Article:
Throughout the month of February, this column will be featuring stories of noted atheists who experienced dramatic shifts in their views, eventually becoming Christians. The stories will highlight the reasons why they held their atheistic views to begin with, and the reasons they became convinced of the truth of Christianity.
Frank Pastore made his biggest impact on the world as an up-and-coming pitcher, with a promising career, playing for the Cincinnati Reds in the early 80’s. His star rose quickly and he achieved the success and prosperity that came with being a big league athlete.
Beneath it all, however, he was a brooding agnostic: he looked with barely-contained contempt on his small group of Christian teammates living their naïve lives, believing in their ancient myths and praying to their imaginary man in the sky.
This attitude of condescension piled on top of unbelief possibly came from Pastore’s difficult childhood. Having been dragged by his mother through her series of failed marriages, Pastore was largely under her influence for the majority of his early life.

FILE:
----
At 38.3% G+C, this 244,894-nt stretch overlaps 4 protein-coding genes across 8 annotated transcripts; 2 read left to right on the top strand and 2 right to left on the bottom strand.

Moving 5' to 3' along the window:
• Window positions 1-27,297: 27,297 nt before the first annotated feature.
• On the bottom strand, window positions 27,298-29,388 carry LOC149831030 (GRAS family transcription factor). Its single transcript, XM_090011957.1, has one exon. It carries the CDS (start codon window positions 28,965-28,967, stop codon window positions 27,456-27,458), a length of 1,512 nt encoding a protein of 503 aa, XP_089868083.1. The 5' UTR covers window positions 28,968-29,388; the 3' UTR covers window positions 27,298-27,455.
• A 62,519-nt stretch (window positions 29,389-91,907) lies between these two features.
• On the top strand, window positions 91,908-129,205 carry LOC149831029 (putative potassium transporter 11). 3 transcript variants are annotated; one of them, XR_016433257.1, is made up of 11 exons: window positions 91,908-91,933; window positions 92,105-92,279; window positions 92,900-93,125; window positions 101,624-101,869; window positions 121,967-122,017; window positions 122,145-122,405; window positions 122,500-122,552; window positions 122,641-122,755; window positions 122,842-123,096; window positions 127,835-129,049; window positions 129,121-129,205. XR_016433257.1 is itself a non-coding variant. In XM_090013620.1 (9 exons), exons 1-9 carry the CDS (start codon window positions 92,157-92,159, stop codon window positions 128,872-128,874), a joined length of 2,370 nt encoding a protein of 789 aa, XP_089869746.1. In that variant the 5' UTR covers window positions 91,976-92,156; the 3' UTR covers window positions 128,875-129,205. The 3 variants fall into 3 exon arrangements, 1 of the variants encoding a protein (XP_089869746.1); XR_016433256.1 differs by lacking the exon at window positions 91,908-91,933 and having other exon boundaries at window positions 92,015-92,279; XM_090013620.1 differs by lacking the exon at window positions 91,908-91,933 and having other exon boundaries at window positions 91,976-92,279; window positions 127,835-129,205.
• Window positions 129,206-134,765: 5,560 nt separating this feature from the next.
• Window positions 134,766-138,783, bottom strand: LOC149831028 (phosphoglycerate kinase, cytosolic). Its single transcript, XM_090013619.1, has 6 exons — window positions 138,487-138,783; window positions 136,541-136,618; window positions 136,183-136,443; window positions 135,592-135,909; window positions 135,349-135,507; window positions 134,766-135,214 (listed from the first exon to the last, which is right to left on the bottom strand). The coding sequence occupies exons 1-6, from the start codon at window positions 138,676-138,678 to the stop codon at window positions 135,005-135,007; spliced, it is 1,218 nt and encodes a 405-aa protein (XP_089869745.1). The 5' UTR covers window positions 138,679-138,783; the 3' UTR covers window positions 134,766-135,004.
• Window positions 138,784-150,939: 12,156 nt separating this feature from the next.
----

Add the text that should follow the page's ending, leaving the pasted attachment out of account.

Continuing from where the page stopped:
Interested in doing what it took to get the best for her child, Pastore’s mother discovered that the private religious school had the best programs. The down side being that she had to be a member of the religion, and Pastore’s mother was a stolid atheist with nothing but disdain for the religious. Nevertheless, she put on a pious front, interviewed as if she were sincere about her beliefs, and then instructed her son to do the same as he attended the school.
Pastore quickly found an affinity for sports, and especially for baseball, and his mother continued to manipulate the system to get him into the best sports programs to follow those interests.
By 1979, Pastore had accomplished what few men ever do: he was living his dream life. He was fresh out of High School and married to the head cheerleader. He was the youngest player in the National League and was subbing in for his boyhood idol, Tom Seaver.
Being an All-Star meant money, cars, condos and a trophy wife; but Pastore’s wife also knew that players had a reputation for booze, cocaine, gambling and sleeping around – especially on the road. Her plan to make sure that Pastore behaved himself was to encourage him to make friends with the Christians on the team.